SHALL Mission

The Soil Health & Agroecological Living Lab (SHALL) is committed to examining social dynamics that contribute to more healthy agroecosystems in Wisconsin and beyond. Our work sits at the intersection of ecological and human well-being. Topics of interest include agroecological systems, social links between human health and agroecological health, the cultivation of environmental knowledge, and perceptions of and connections with the natural environment.







We are mutually involved and thus mutually obligated. One context has consequence for another. One consequence is context for another. That is why, the agroecological imagination is so very, very important — socially, ecologically, economically, and ethically.”

-Michael Bell-

Lab Members

Michael Bell

Philip David Lowe Professor of Community and Environmental Sociology, SHALL Lead

Rachel Gurney

Faculty Associate, SHALL Co-Lead

Valerie Stull

Faculty Associate, SHALL Co-Lead

Confidence Chimerika John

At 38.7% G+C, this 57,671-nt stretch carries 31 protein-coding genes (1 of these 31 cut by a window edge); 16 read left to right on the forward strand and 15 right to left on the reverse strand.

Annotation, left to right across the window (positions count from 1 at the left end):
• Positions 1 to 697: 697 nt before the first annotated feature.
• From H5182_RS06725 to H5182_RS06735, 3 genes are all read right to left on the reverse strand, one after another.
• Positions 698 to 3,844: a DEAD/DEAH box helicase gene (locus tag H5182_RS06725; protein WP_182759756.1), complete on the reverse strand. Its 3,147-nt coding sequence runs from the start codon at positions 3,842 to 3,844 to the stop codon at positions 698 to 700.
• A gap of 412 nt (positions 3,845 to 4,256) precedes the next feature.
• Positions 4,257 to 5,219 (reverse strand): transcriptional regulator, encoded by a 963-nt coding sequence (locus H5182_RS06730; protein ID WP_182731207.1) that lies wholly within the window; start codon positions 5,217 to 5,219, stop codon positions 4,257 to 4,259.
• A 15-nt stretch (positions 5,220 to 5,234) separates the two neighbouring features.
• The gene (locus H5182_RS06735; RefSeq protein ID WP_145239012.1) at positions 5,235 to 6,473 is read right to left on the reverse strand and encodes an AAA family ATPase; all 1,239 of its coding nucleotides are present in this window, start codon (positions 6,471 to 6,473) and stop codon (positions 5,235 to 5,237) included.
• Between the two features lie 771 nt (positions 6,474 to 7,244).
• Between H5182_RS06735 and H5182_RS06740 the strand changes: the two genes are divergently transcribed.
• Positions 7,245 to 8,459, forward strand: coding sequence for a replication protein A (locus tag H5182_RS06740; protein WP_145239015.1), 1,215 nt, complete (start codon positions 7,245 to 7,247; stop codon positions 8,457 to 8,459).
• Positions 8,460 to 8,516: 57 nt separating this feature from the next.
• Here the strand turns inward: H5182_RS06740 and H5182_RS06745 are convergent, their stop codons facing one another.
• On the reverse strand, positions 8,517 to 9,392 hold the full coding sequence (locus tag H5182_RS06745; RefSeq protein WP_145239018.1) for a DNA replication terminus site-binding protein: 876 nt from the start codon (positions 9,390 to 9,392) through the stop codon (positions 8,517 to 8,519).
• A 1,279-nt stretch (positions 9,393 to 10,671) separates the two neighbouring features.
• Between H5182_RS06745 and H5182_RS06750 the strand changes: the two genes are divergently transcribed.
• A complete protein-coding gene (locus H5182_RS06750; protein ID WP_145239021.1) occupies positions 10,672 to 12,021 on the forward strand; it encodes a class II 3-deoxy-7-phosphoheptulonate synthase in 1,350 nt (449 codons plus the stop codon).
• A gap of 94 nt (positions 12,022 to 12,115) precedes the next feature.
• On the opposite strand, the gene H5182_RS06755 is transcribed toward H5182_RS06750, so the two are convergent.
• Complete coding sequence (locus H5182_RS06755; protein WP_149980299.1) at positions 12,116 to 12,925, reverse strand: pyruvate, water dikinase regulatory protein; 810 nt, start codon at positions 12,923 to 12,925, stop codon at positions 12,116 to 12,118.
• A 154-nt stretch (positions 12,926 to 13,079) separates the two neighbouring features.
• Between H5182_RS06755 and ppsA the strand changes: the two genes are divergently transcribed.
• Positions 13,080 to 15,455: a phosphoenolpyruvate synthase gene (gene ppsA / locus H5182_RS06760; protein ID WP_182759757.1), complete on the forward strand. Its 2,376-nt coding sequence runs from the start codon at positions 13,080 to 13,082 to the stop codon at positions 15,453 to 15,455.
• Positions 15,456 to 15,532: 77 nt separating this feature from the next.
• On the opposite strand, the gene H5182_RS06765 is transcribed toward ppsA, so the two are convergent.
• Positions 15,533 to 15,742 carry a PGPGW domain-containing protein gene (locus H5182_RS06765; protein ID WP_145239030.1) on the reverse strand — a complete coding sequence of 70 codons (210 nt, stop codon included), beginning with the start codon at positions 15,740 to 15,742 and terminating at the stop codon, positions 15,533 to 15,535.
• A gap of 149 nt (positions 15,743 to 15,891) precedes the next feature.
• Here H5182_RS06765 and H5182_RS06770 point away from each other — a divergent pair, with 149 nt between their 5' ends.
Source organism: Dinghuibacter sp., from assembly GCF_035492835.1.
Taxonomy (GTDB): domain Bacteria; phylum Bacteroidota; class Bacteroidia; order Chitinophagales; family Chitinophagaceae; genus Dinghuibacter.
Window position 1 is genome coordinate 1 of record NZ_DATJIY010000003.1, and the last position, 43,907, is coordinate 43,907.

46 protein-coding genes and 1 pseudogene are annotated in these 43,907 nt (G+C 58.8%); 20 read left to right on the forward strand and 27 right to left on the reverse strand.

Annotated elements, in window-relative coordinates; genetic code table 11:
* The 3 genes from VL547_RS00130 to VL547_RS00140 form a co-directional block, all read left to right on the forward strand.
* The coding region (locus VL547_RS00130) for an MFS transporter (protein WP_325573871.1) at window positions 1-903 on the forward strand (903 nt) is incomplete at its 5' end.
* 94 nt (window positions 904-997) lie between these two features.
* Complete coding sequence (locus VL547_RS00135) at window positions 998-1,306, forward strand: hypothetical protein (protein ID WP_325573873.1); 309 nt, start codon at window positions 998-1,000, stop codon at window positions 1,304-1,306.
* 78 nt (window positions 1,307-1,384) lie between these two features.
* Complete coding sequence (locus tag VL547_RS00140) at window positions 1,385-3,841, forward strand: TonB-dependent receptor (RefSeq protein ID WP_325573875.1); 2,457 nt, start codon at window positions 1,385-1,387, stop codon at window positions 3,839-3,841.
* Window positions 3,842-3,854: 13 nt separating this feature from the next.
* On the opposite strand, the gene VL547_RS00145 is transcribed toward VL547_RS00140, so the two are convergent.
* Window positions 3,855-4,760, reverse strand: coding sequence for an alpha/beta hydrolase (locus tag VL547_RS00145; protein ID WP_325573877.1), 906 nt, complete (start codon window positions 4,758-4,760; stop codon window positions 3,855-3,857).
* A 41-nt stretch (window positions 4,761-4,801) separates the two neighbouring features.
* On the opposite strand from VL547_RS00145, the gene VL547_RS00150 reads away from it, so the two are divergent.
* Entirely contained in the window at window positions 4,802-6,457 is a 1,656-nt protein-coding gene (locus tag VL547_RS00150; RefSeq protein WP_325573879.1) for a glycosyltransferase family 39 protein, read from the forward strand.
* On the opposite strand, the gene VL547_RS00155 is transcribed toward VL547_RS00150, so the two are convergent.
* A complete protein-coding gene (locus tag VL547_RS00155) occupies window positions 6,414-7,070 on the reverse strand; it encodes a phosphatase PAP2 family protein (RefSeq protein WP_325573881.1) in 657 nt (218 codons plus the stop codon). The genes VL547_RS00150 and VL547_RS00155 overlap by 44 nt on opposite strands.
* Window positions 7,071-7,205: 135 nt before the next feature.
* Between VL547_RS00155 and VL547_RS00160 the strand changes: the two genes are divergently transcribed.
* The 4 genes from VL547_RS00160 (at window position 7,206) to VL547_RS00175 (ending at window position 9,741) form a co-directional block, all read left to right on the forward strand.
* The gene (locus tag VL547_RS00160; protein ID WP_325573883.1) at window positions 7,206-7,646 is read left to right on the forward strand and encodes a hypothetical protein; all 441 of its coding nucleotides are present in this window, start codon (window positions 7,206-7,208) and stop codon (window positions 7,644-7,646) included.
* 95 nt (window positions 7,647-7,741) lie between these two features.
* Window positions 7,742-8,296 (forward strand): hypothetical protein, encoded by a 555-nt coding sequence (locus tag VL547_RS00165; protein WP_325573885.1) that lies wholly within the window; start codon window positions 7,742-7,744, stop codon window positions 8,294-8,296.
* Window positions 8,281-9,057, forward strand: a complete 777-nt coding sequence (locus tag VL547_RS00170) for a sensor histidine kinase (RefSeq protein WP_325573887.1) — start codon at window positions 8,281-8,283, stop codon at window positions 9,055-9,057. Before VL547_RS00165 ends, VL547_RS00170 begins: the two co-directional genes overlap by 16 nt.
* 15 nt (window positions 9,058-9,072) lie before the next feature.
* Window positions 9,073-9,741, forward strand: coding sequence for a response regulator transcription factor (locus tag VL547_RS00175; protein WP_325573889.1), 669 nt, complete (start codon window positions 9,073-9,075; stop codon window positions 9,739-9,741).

MS Student

Brittany Isidore

PhD Student

Sarah Janes Ugoretz

Apprenticeship Manager, FairShare CSA Coalition

Hannah Kass

PhD Student

Marisa Lanker

PhD Student

Mpumelelo Ncwadi

PhD Student

Jules Reynolds

PhD Student

John Strauser

Natural Resource Social Scientist


The Soil Health Collaborative – Wisconsin

Michael Bell, Rachel Gurney, and Valerie Stull

Improving soil health is an approach to building farmer and rural community well-being and economic vitality while reducing risk, soil loss, soil compaction, nutrient loss, water pollution, biodiversity decline, energy use, pesticide drift, fine particulate pollution, and other challenges to agricultural sustainability.